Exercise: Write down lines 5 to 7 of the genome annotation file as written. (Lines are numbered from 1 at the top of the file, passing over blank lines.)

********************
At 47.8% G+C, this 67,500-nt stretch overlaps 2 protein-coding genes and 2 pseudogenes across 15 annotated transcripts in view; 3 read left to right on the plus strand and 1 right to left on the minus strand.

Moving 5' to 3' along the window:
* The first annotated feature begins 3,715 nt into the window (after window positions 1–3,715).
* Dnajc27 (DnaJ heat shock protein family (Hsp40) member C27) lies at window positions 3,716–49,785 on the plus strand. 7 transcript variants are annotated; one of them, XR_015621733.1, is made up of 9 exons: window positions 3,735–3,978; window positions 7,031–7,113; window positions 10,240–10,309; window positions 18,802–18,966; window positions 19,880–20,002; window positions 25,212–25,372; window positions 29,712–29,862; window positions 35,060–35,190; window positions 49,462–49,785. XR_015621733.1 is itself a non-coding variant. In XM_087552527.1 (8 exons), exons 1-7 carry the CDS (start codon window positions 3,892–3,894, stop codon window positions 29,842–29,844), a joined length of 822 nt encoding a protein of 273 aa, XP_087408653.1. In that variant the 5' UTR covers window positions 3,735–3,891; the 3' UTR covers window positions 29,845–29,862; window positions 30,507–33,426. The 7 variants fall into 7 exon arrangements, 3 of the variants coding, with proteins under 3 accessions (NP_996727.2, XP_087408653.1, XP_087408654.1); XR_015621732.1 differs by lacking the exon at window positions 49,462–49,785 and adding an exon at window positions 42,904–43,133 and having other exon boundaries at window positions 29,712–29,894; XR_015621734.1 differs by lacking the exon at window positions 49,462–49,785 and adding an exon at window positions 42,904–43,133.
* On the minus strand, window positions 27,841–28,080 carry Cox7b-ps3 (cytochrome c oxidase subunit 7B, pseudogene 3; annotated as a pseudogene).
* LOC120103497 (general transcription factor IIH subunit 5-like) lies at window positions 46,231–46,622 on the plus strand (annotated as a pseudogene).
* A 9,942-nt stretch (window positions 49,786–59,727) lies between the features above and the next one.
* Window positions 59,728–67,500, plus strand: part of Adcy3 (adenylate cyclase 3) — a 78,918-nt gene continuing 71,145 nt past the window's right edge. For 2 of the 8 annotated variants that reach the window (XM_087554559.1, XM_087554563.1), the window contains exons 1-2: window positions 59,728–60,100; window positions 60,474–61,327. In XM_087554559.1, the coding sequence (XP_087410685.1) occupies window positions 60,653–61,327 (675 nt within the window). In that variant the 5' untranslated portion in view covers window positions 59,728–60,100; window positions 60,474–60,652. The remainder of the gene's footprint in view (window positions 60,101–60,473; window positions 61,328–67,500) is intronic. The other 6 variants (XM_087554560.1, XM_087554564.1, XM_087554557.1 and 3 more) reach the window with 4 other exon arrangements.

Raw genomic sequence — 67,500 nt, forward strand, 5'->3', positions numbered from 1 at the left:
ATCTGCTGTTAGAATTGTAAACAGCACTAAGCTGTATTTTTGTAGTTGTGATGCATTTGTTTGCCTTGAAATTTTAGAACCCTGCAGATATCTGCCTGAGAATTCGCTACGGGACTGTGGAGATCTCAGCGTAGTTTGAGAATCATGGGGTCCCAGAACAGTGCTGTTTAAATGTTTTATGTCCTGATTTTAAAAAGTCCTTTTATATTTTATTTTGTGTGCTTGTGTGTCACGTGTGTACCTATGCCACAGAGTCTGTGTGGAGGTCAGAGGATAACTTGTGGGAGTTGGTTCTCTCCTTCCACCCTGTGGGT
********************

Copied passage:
* On the minus strand, window positions 27,841–28,080 carry Cox7b-ps3 (cytochrome c oxidase subunit 7B, pseudogene 3; annotated as a pseudogene).
* LOC120103497 (general transcription factor IIH subunit 5-like) lies at window positions 46,231–46,622 on the plus strand (annotated as a pseudogene).
* A 9,942-nt stretch (window positions 49,786–59,727) lies between the features above and the next one.